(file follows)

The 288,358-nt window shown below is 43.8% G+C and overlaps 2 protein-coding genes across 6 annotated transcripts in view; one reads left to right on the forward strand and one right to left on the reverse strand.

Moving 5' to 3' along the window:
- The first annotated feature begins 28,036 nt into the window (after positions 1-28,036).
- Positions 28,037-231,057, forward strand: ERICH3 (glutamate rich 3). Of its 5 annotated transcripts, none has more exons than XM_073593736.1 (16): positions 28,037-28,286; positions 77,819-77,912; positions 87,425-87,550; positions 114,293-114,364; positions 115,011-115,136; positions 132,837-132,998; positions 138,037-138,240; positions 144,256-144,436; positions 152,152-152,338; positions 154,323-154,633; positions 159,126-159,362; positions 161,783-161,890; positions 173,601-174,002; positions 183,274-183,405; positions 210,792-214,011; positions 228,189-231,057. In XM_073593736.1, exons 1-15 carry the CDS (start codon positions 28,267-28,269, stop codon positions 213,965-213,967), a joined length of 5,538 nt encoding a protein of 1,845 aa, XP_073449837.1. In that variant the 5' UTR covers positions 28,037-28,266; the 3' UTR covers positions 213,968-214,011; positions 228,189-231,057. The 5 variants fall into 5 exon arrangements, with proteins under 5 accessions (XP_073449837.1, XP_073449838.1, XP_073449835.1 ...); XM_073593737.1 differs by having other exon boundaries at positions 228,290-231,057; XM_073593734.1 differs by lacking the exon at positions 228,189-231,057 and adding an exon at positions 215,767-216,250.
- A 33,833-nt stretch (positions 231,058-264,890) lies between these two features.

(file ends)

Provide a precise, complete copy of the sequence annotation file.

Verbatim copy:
The 288,358-nt window shown below is 43.8% G+C and overlaps 2 protein-coding genes across 6 annotated transcripts in view; one reads left to right on the forward strand and one right to left on the reverse strand.

Moving 5' to 3' along the window:
- The first annotated feature begins 28,036 nt into the window (after positions 1-28,036).
- Positions 28,037-231,057, forward strand: ERICH3 (glutamate rich 3). Of its 5 annotated transcripts, none has more exons than XM_073593736.1 (16): positions 28,037-28,286; positions 77,819-77,912; positions 87,425-87,550; positions 114,293-114,364; positions 115,011-115,136; positions 132,837-132,998; positions 138,037-138,240; positions 144,256-144,436; positions 152,152-152,338; positions 154,323-154,633; positions 159,126-159,362; positions 161,783-161,890; positions 173,601-174,002; positions 183,274-183,405; positions 210,792-214,011; positions 228,189-231,057. In XM_073593736.1, exons 1-15 carry the CDS (start codon positions 28,267-28,269, stop codon positions 213,965-213,967), a joined length of 5,538 nt encoding a protein of 1,845 aa, XP_073449837.1. In that variant the 5' UTR covers positions 28,037-28,266; the 3' UTR covers positions 213,968-214,011; positions 228,189-231,057. The 5 variants fall into 5 exon arrangements, with proteins under 5 accessions (XP_073449837.1, XP_073449838.1, XP_073449835.1 ...); XM_073593737.1 differs by having other exon boundaries at positions 228,290-231,057; XM_073593734.1 differs by lacking the exon at positions 228,189-231,057 and adding an exon at positions 215,767-216,250.
- A 33,833-nt stretch (positions 231,058-264,890) lies between these two features.